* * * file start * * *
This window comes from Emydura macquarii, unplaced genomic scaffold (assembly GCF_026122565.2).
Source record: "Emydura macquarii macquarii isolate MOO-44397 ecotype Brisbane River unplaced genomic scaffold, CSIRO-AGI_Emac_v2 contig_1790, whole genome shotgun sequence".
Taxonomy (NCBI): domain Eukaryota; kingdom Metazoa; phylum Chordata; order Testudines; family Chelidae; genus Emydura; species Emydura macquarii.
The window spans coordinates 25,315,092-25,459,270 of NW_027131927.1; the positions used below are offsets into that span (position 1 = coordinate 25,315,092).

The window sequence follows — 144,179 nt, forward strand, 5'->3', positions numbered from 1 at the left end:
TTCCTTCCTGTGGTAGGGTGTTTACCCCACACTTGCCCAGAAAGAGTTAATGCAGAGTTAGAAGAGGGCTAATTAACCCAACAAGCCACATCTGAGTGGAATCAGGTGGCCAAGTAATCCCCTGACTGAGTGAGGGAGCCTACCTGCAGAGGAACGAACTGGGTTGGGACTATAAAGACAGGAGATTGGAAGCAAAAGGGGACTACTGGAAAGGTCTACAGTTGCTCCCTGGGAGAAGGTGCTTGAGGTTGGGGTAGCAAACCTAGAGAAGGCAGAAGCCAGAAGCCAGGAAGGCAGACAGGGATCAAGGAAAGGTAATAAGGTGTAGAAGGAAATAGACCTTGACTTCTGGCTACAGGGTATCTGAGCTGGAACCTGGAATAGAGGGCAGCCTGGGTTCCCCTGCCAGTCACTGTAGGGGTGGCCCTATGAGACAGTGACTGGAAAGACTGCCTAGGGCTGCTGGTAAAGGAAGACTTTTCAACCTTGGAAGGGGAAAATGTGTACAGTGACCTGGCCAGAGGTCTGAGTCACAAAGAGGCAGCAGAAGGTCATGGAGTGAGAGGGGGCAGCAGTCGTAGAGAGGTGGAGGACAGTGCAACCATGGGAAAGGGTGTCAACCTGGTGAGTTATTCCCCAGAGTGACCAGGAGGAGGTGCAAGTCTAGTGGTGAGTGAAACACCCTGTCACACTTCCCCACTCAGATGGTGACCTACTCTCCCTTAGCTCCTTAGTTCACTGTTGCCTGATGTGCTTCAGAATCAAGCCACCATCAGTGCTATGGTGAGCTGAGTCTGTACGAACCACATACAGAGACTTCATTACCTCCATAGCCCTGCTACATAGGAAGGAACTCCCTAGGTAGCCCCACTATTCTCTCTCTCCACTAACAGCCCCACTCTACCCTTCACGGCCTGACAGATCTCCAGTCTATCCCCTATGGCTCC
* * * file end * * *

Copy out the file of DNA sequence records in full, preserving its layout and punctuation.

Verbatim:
This window comes from Emydura macquarii, unplaced genomic scaffold (assembly GCF_026122565.2).
Source record: "Emydura macquarii macquarii isolate MOO-44397 ecotype Brisbane River unplaced genomic scaffold, CSIRO-AGI_Emac_v2 contig_1790, whole genome shotgun sequence".
Taxonomy (NCBI): domain Eukaryota; kingdom Metazoa; phylum Chordata; order Testudines; family Chelidae; genus Emydura; species Emydura macquarii.
The window spans coordinates 25,315,092-25,459,270 of NW_027131927.1; the positions used below are offsets into that span (position 1 = coordinate 25,315,092).

The window sequence follows — 144,179 nt, forward strand, 5'->3', positions numbered from 1 at the left end:
TTCCTTCCTGTGGTAGGGTGTTTACCCCACACTTGCCCAGAAAGAGTTAATGCAGAGTTAGAAGAGGGCTAATTAACCCAACAAGCCACATCTGAGTGGAATCAGGTGGCCAAGTAATCCCCTGACTGAGTGAGGGAGCCTACCTGCAGAGGAACGAACTGGGTTGGGACTATAAAGACAGGAGATTGGAAGCAAAAGGGGACTACTGGAAAGGTCTACAGTTGCTCCCTGGGAGAAGGTGCTTGAGGTTGGGGTAGCAAACCTAGAGAAGGCAGAAGCCAGAAGCCAGGAAGGCAGACAGGGATCAAGGAAAGGTAATAAGGTGTAGAAGGAAATAGACCTTGACTTCTGGCTACAGGGTATCTGAGCTGGAACCTGGAATAGAGGGCAGCCTGGGTTCCCCTGCCAGTCACTGTAGGGGTGGCCCTATGAGACAGTGACTGGAAAGACTGCCTAGGGCTGCTGGTAAAGGAAGACTTTTCAACCTTGGAAGGGGAAAATGTGTACAGTGACCTGGCCAGAGGTCTGAGTCACAAAGAGGCAGCAGAAGGTCATGGAGTGAGAGGGGGCAGCAGTCGTAGAGAGGTGGAGGACAGTGCAACCATGGGAAAGGGTGTCAACCTGGTGAGTTATTCCCCAGAGTGACCAGGAGGAGGTGCAAGTCTAGTGGTGAGTGAAACACCCTGTCACACTTCCCCACTCAGATGGTGACCTACTCTCCCTTAGCTCCTTAGTTCACTGTTGCCTGATGTGCTTCAGAATCAAGCCACCATCAGTGCTATGGTGAGCTGAGTCTGTACGAACCACATACAGAGACTTCATTACCTCCATAGCCCTGCTACATAGGAAGGAACTCCCTAGGTAGCCCCACTATTCTCTCTCTCCACTAACAGCCCCACTCTACCCTTCACGGCCTGACAGATCTCCAGTCTATCCCCTATGGCTCC